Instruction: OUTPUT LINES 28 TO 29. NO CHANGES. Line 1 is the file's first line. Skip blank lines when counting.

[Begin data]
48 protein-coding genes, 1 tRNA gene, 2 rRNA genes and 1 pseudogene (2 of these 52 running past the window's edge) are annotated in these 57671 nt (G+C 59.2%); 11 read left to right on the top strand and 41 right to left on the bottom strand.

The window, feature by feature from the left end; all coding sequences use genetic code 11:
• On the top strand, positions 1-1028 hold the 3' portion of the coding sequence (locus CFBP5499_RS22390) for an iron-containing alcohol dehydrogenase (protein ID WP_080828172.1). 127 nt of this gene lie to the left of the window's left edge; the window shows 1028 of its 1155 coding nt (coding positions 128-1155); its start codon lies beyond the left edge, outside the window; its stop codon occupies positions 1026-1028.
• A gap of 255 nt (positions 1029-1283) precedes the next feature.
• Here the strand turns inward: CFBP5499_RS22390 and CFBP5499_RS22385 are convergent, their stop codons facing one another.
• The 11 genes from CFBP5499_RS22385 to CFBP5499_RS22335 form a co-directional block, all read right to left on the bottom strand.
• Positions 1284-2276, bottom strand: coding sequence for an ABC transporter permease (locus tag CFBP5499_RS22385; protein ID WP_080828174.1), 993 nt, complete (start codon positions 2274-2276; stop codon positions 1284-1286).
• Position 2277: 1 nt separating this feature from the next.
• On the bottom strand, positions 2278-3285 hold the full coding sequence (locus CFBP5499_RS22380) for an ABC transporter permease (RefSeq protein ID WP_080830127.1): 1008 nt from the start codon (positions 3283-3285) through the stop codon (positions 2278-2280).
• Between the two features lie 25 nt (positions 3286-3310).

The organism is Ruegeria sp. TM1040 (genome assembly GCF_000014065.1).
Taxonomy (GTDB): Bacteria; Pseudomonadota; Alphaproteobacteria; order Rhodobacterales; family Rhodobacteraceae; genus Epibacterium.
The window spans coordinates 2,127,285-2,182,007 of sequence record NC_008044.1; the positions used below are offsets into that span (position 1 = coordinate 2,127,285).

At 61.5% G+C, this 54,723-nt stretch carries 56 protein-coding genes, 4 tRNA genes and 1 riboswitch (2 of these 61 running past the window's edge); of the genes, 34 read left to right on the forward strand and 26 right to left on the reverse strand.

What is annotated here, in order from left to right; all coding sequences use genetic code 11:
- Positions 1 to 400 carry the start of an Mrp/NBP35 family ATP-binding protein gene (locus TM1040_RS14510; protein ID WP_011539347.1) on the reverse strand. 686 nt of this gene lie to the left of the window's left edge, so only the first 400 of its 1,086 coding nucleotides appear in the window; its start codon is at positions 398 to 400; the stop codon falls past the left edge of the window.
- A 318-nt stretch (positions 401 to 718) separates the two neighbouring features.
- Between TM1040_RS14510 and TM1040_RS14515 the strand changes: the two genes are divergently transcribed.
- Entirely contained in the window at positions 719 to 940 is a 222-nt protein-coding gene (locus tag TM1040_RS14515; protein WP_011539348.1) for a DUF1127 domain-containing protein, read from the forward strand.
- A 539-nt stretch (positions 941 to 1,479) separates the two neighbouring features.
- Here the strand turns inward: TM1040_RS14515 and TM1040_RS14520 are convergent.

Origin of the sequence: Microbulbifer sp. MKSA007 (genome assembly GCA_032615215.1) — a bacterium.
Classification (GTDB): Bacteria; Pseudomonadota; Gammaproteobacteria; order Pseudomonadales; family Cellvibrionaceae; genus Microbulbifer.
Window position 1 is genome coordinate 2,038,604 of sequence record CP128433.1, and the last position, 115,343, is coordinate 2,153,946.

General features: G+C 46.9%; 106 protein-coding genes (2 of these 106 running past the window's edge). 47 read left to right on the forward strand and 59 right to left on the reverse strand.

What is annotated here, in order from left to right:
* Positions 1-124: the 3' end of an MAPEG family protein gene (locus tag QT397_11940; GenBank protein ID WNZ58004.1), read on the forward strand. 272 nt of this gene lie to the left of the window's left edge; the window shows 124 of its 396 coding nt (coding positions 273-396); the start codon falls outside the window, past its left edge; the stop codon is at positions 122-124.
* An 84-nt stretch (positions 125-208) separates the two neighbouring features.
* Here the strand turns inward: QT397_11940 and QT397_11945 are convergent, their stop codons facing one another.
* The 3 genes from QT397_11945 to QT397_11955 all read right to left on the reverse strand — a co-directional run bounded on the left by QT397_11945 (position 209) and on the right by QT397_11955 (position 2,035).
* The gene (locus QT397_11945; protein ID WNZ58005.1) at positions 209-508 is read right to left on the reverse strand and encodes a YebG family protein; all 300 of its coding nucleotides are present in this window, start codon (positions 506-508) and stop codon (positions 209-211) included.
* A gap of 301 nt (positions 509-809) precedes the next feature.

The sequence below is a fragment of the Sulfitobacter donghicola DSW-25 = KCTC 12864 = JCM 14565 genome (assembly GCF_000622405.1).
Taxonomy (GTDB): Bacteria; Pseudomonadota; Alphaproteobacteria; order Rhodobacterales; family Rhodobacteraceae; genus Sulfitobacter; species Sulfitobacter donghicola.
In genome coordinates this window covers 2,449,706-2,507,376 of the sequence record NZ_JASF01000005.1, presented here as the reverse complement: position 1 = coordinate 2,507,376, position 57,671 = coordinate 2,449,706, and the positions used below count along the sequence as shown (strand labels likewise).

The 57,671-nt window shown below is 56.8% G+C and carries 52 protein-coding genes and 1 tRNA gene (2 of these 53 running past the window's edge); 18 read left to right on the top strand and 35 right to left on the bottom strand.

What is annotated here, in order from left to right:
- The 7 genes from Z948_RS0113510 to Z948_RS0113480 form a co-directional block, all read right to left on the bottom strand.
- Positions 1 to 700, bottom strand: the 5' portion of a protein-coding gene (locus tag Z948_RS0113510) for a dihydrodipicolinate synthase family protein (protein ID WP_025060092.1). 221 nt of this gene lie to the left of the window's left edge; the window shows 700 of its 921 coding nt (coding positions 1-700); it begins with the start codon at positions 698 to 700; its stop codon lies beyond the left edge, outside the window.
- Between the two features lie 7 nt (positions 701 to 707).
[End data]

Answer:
* An 84-nt stretch (positions 125-208) separates the two neighbouring features.
* Here the strand turns inward: QT397_11940 and QT397_11945 are convergent, their stop codons facing one another.